One of Scotland’s largest kilt-makers, hirers and retailers has raised funds to help modernise its business.
Highlandwear firm McCalls has seven branches in Scotland, including Dundee and Broughty Ferry.
It has revealed investment plans after securing funding through the Coronavirus Business Interruption Loan Scheme (CBILS) via the Royal Bank of Scotland.
The pandemic forced the company to diversify its ways of working in the face of temporary store closures and wedding postponements.
The past 11 months have seen its 84-strong workforce adapt to conduct virtual consultations through Zoom. In-store fittings became socially distanced, when restrictions allowed.
Funding package ensures operation of kiltmaking factory
The new funding package will allow the business to update its marketing strategy and incorporate its new-found ways of working in the years ahead.
In addition, it will support with staff retention and retraining, and ensures the continued operation of its Tillicoultry factory, Daiglen of Scotland.
This facility is essential to ensuring the quality of handmade kilts supplied by the firm.
Optimistic for the future
Iain Hawthorne, who took over the business nearly 40 years ago, has expanded it from modest beginnings as an independent store.
The managing director said: “Coronavirus brought with it a number of difficulties, but our resilient team have been fantastic in adapting to new ways of working to ensure our operations can continue.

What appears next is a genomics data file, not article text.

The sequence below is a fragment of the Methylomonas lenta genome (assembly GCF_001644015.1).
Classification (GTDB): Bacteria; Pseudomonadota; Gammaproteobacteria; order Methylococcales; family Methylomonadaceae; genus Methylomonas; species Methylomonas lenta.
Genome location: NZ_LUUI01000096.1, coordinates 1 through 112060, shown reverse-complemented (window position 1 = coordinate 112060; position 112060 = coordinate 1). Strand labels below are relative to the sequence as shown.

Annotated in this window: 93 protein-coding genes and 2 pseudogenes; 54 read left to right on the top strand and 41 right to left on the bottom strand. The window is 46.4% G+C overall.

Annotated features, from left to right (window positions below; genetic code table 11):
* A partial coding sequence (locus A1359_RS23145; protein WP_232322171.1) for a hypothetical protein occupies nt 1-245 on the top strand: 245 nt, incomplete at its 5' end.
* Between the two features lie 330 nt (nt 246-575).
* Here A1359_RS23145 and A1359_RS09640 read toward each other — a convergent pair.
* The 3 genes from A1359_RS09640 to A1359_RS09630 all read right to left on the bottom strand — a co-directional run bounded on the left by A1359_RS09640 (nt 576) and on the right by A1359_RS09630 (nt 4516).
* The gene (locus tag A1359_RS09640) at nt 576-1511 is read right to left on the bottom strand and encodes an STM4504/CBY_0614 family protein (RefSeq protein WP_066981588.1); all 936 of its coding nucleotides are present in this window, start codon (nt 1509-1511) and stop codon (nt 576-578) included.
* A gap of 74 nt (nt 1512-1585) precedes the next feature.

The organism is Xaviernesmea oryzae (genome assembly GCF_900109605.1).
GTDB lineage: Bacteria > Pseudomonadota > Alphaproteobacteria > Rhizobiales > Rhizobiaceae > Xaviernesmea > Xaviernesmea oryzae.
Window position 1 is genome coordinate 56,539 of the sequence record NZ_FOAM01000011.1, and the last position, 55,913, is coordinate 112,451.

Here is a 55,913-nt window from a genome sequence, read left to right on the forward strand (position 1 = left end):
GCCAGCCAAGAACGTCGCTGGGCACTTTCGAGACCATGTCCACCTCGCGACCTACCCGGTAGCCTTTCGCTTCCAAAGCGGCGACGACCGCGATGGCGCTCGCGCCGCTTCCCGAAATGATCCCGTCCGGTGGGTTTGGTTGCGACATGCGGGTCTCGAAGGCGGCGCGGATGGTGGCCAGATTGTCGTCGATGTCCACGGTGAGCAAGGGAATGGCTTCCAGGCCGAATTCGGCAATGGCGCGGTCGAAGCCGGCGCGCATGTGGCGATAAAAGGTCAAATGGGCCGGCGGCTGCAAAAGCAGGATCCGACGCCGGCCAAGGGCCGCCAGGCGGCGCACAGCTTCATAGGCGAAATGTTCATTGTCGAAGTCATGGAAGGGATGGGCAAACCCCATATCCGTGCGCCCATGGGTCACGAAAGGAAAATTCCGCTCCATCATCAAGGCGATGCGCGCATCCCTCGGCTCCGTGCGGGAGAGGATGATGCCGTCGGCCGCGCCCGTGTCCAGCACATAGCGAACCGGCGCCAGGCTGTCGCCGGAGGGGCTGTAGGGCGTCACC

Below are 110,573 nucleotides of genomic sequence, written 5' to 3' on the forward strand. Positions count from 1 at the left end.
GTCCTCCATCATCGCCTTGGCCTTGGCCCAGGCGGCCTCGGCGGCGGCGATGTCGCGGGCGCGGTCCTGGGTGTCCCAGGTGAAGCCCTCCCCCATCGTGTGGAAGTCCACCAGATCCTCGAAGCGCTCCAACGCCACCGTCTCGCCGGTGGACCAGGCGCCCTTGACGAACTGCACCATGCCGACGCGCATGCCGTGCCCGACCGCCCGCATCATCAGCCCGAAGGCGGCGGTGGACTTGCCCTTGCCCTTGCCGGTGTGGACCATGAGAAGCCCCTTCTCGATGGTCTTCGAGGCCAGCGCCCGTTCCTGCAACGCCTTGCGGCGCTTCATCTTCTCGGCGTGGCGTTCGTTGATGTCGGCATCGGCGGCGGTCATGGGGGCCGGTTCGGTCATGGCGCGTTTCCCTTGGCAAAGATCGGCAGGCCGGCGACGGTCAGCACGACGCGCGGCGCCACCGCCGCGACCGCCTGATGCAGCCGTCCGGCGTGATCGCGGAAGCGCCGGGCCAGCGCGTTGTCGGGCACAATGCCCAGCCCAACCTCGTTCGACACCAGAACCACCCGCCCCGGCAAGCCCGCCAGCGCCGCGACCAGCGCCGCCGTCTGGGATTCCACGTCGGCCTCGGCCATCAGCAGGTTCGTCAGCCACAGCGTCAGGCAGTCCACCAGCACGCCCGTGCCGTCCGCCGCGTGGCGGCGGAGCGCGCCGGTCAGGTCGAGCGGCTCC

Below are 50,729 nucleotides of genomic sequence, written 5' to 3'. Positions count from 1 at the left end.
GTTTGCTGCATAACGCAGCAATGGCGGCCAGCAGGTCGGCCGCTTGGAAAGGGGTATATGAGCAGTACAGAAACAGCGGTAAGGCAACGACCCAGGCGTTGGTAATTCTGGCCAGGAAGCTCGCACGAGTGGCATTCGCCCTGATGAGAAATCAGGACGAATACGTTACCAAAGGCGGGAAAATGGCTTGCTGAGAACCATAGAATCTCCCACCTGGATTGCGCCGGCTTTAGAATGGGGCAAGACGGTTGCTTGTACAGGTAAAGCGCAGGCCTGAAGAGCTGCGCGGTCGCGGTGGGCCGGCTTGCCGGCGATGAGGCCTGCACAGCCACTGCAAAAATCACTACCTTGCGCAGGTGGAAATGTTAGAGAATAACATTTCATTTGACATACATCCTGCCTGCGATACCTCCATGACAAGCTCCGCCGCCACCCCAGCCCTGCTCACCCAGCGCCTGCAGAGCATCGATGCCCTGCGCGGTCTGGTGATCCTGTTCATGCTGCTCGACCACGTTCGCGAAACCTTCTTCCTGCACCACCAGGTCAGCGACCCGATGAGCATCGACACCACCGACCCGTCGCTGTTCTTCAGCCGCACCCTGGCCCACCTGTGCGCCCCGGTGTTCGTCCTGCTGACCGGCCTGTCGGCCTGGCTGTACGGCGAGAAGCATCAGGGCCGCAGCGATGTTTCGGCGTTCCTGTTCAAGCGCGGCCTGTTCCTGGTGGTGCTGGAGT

“Thankfully, we have been able to move 90% of Covid affected bookings to new dates due to their hard work.
“Our most valuable asset is our staff, and the funding has supported us in retaining their expertise.
“As a result, we are even more optimistic for the future.”
History of long-established firm
Established in 1887, McCalls has its headquarters in Aberdeen. It also has outlets in Elgin, Glasgow and Edinburgh.
As well as renting and selling Highlandwear for special occasions, it sells Scottish giftware and a mix of antique and contemporary jewellery.
It was founded by Daniel McCall, an international auctioneer, and his wife Annie McCall, a market trader who sold from a stall in the Castlegate area of Aberdeen.
The business initially sold second-hand goods, mainly clothing.
But an influx of imported clothing and the rise of the high street stores meant the demand for second-hand clothing diminished.
The business saw an opportunity to specialise in all Highlandwear products whilst making their availability affordable through hire.
McCalls’ Stirlingshire traditional kiltmaking factory, Daiglen of Scotland, also has a long history.
The two-storey building was originally built in 1846 and was the house of a Mr Archibald of Archibald Mills, who was the owner of what was then called Tillicoultry Woollen Mill.
Mr Hawthorne praised the Royal Bank of Scotland for its support, singling out relationship manager Carol Gray for her advice.
He added: “The support has been excellent – the relationship we’ve built with Carol over the years is solid, and her expert advice is always appreciated.
“Really, it’s the people at the heart of the bank that make the difference, and we’ve always been made to feel valued customers.”
Ms Gray said: “The wedding industry and its suppliers have been particularly affected by necessary pandemic restrictions, so CBILS funding has been essential in supporting this industry stalwart to adapt.
“We’re looking forward to witnessing their continued growth in the coming months.”